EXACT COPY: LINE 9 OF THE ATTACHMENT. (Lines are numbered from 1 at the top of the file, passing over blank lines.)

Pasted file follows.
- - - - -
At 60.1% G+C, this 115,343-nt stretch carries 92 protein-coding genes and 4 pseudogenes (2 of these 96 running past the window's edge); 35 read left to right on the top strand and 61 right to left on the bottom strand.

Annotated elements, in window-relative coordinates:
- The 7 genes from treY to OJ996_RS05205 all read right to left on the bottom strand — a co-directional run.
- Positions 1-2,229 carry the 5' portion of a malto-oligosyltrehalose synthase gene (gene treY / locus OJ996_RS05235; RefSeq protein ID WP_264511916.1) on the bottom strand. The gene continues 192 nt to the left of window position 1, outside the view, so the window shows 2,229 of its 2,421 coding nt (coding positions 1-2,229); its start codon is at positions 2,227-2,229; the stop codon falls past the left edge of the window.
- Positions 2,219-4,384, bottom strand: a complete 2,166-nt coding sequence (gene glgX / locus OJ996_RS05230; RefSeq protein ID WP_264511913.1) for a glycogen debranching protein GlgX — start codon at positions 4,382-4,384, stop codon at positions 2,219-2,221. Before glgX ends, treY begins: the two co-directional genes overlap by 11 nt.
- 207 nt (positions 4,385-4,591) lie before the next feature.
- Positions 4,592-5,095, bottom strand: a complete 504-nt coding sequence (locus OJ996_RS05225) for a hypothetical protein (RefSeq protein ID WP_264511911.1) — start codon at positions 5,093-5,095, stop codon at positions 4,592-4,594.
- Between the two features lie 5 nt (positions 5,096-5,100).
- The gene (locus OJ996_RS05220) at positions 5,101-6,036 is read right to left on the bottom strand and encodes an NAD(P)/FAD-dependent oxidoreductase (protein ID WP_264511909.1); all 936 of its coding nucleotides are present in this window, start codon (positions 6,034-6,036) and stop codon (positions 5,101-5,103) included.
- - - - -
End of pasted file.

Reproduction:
- The gene (locus OJ996_RS05220) at positions 5,101-6,036 is read right to left on the bottom strand and encodes an NAD(P)/FAD-dependent oxidoreductase (protein ID WP_264511909.1); all 936 of its coding nucleotides are present in this window, start codon (positions 6,034-6,036) and stop codon (positions 5,101-5,103) included.